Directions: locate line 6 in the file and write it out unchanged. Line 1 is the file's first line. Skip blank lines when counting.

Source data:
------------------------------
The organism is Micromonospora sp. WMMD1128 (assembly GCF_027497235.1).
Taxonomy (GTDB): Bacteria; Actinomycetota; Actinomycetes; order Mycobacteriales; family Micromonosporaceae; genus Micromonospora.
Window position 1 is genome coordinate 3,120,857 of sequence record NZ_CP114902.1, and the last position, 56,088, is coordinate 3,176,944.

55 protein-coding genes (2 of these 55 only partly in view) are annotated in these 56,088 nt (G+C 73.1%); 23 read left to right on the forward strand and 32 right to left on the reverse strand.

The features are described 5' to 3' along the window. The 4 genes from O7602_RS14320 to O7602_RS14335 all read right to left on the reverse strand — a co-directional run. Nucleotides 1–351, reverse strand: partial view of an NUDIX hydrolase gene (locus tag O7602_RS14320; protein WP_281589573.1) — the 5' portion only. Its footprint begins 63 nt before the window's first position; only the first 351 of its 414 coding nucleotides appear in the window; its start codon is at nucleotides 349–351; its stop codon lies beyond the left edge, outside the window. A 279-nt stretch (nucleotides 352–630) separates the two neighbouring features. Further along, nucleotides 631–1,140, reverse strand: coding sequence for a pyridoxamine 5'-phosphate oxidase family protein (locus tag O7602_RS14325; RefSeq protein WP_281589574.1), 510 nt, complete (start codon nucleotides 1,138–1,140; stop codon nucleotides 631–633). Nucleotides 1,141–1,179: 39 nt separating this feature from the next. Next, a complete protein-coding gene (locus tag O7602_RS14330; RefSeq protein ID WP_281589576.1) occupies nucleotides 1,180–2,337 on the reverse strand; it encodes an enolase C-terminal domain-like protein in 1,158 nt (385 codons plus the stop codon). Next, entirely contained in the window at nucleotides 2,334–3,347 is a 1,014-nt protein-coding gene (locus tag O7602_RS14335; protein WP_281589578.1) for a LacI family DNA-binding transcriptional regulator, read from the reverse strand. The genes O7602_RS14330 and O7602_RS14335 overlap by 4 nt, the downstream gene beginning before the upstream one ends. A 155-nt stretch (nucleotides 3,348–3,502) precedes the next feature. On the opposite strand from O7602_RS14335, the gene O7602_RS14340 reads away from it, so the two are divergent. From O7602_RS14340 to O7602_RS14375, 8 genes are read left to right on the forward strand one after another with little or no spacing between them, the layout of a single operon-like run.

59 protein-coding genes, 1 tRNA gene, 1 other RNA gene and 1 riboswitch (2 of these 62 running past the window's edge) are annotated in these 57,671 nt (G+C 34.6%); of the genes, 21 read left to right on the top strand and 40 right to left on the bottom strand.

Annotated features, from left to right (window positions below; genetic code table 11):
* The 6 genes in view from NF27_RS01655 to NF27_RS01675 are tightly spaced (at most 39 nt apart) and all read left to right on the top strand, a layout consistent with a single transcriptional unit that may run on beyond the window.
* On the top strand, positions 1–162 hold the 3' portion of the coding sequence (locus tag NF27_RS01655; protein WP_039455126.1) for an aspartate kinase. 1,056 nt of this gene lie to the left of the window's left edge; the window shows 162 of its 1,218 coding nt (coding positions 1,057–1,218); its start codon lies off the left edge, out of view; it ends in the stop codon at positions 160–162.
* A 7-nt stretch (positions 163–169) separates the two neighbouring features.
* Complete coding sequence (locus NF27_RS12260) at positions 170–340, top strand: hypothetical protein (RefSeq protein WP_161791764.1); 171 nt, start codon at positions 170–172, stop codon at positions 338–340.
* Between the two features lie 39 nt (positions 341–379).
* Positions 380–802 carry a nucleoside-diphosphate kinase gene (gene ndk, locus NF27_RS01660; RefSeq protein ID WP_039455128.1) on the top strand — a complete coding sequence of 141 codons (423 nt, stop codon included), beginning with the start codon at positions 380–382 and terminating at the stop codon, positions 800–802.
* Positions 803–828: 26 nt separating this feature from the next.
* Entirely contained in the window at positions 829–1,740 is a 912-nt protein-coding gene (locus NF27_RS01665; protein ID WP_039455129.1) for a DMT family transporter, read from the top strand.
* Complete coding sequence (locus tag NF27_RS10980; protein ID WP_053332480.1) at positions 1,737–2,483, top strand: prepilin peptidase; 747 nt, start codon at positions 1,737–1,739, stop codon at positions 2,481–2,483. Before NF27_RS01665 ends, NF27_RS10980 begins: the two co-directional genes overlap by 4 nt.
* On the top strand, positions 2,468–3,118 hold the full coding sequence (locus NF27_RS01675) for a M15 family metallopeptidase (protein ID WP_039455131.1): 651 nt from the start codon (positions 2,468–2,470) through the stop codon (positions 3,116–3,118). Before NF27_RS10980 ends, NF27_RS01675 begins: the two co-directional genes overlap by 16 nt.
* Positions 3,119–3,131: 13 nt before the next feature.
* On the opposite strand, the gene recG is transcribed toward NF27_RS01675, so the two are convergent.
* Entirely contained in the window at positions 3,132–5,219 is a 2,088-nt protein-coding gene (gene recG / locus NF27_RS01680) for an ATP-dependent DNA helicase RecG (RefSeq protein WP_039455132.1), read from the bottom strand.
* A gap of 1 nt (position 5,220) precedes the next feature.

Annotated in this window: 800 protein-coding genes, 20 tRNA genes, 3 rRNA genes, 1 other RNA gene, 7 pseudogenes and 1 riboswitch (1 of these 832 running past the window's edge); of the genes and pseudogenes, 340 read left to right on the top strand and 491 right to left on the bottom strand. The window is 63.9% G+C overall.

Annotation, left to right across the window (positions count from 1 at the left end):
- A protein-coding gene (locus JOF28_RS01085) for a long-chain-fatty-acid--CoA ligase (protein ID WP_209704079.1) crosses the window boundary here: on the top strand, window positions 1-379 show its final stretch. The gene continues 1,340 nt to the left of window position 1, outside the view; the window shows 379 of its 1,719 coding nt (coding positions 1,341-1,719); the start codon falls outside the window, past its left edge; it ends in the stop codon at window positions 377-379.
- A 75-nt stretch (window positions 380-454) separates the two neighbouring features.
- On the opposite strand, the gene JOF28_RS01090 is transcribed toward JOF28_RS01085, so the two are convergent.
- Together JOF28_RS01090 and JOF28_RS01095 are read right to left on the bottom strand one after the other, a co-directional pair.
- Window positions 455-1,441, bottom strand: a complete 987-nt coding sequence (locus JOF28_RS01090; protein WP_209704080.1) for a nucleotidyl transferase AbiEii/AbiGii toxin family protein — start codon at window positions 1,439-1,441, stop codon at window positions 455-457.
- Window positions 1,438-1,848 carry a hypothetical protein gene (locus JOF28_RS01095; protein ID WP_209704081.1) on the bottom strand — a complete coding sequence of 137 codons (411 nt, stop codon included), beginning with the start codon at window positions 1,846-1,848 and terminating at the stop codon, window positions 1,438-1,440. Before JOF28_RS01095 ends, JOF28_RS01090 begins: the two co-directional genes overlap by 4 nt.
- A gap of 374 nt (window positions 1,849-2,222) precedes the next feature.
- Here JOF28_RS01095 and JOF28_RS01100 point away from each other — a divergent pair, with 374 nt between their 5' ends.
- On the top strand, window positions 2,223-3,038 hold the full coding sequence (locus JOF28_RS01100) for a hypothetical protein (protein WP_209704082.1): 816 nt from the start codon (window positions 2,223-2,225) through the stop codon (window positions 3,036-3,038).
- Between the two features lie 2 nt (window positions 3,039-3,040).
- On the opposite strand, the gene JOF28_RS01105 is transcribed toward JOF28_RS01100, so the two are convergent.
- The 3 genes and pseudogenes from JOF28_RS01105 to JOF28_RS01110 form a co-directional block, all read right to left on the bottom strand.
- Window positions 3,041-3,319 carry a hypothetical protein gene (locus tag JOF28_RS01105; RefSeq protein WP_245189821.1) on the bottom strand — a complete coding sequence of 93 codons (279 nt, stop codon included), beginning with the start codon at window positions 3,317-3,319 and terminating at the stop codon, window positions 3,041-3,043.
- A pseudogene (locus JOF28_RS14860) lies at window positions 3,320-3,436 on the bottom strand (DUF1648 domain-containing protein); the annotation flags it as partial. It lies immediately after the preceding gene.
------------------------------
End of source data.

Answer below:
59 protein-coding genes, 1 tRNA gene, 1 other RNA gene and 1 riboswitch (2 of these 62 running past the window's edge) are annotated in these 57,671 nt (G+C 34.6%); of the genes, 21 read left to right on the top strand and 40 right to left on the bottom strand.